Last Updated on March 23, 2014 by Jess
If you had to list a US state you’d most like to travel through, what would hit the top of the list? Would you ever think about dedicating two weeks to exploring New Mexico? Bordered by popular tourist destinations like Colorado, Arizona and the Lone Star state, it might be easy to over look this large, dusty rectangle.
As soon as the planning phase began, we started to wonder how we would fit everything in. There is really so much to see!
In the series of posts on New Mexico to come, you can expect to read stories about the towns that we visited, a couple of really cool activities, our love of the local food (despite having to battle all those extra calories) and our overall impressions.
With a population of only two million and hundreds of miles of wide open space, road tripping here involves a lot of looking out at the road. Hours and hours of scenery. Some of it is rough: stark mountains and giant boulders, the massive swaths of desert and landscapes dotted with cacti, dried up riverbeds and the unforgiving sun brought to life the harsh realities of life in New Mexico, as did the small towns with crumbling houses, empty main street stores fronts and piles of wrecked cars on the side of the road – especially in the south of the state.
But having our rental car allowed us to take in some of those bleaker parts and then suddenly, without warning, pass right into areas of rolling green hills, through incredible national parks or cruising our way up cool little scenic drives like the Turquoise Trail and through tiny frontier towns like right out of a movie (sometimes, quite literally). We drove through areas where nuclear bombs had been built and where they were tested, saw where Georgia O’Keefe was inspired to create her art, crawled deep into huge caves and caverns and got lost wandering through blinding white sands.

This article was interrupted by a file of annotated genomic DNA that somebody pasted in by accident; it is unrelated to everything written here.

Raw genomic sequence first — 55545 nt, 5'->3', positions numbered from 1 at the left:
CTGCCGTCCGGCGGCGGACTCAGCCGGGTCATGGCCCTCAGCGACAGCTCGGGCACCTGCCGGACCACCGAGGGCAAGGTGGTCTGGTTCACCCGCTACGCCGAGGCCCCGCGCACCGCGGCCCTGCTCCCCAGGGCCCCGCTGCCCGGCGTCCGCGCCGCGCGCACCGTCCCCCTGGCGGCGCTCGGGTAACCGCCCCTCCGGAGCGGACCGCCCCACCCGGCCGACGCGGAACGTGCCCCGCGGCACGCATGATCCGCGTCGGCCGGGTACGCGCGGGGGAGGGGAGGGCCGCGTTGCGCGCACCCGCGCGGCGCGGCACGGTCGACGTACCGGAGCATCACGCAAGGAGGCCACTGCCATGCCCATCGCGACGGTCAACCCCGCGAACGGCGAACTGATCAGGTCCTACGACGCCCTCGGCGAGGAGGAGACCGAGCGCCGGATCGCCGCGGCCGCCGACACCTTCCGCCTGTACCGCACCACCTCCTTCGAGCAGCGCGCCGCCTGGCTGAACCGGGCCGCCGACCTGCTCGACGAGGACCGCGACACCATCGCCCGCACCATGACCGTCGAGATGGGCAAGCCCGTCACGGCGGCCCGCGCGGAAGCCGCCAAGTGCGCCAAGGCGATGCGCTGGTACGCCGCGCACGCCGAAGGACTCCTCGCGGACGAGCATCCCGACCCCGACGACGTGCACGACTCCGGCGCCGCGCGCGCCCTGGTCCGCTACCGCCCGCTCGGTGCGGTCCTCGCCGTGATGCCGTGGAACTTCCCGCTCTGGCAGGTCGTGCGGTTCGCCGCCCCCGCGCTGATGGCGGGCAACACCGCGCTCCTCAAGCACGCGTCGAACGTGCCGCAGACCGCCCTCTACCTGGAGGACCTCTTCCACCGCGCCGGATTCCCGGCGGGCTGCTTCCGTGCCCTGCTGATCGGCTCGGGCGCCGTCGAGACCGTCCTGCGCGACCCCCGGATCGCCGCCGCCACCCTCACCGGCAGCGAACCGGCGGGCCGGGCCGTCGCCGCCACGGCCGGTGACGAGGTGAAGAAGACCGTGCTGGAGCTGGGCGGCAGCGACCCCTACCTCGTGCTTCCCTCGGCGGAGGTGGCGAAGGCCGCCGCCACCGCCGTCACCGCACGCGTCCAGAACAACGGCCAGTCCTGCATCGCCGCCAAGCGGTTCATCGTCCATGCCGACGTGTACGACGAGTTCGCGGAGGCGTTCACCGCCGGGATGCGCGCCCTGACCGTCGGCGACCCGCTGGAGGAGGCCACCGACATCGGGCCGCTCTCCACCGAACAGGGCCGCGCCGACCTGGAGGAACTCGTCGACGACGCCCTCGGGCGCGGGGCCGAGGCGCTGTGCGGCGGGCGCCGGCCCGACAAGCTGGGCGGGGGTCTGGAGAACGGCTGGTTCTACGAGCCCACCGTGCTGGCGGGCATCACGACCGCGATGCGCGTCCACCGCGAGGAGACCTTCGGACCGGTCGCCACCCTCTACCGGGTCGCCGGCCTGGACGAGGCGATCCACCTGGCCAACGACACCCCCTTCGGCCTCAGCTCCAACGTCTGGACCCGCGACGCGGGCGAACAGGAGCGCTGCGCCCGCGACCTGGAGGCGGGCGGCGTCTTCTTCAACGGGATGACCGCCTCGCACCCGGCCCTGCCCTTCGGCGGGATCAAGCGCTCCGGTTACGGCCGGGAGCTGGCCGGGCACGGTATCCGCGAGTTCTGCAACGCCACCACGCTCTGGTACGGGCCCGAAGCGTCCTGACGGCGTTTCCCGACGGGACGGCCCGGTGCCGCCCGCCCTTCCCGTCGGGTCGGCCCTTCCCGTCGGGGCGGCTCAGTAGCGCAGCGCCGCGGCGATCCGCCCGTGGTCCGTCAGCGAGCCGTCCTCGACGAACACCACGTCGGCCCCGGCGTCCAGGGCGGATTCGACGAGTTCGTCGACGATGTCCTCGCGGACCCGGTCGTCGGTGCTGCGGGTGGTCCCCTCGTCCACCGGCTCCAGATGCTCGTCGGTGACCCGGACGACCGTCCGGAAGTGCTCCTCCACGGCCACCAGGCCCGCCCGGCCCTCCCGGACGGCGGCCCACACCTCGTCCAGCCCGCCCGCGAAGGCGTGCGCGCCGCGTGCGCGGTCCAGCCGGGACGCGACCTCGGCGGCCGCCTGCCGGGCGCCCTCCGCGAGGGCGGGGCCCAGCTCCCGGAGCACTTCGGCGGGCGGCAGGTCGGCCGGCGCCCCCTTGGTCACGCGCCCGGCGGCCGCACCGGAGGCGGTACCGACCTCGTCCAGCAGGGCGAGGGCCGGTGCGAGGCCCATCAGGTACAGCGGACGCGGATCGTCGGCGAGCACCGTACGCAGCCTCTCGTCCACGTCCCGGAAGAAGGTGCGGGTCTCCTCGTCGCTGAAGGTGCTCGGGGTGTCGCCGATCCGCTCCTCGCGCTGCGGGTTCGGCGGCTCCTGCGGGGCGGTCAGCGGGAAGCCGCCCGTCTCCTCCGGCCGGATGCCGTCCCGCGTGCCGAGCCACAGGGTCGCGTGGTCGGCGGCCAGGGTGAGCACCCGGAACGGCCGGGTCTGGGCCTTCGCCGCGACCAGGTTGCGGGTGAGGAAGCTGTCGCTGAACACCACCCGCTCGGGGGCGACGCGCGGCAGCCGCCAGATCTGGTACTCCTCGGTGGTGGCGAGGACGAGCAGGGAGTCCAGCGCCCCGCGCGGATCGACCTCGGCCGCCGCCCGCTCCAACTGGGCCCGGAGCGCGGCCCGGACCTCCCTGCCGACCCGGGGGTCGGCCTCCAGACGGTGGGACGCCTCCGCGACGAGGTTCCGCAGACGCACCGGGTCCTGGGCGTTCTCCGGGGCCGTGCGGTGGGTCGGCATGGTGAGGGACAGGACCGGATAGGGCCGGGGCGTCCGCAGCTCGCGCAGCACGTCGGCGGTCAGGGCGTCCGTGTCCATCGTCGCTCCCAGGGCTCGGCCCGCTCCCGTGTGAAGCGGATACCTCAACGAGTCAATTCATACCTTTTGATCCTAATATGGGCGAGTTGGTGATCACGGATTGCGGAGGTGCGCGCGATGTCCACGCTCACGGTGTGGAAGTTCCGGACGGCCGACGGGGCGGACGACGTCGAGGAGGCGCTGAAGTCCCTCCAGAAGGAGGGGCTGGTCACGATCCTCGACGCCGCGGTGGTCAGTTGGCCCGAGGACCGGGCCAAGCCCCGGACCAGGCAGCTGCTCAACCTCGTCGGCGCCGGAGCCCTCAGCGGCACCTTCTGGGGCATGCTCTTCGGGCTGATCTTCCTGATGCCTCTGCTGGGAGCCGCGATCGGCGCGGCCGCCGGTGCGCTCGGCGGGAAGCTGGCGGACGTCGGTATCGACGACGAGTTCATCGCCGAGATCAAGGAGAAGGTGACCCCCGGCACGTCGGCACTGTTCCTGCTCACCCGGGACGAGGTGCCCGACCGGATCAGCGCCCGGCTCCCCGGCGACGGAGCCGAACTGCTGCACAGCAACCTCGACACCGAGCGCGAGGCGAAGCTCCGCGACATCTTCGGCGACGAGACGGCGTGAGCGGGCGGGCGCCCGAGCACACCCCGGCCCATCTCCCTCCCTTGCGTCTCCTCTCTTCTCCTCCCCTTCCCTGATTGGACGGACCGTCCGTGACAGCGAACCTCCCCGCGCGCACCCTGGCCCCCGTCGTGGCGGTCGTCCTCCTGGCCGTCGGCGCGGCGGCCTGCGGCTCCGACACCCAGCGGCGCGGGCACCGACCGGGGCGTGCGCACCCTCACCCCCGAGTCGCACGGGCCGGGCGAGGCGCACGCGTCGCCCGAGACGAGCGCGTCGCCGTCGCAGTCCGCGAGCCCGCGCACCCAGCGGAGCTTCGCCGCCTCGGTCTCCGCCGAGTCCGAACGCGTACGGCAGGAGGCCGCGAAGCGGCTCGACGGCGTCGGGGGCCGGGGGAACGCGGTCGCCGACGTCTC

Starting in Arizona, we crossed over into New Mexico and hit Silver City and the Gila National Forest before heading down south through Hatch to Carlsbad Caverns and White Sands National Park, then up through Roswell, Albuquerque, Santa Fe and Taos. We hung out with aliens, trekked with llamas, visited pueblos and learned about Native American Indian history, witnessed an epic mass exodus of tarantulas and crunched over locusts for hours one day.
At times the road felt like a third passenger in the car, as we stared at it into the distance for half a day or more. We stuffed ourselves with hatch green chiles slathered over beans and cheese at just about every stop along the way. We can’t wait to share these experiences with you! That’s why we are starting with this video below to give you feeling of what road tripping through New Mexico is all about!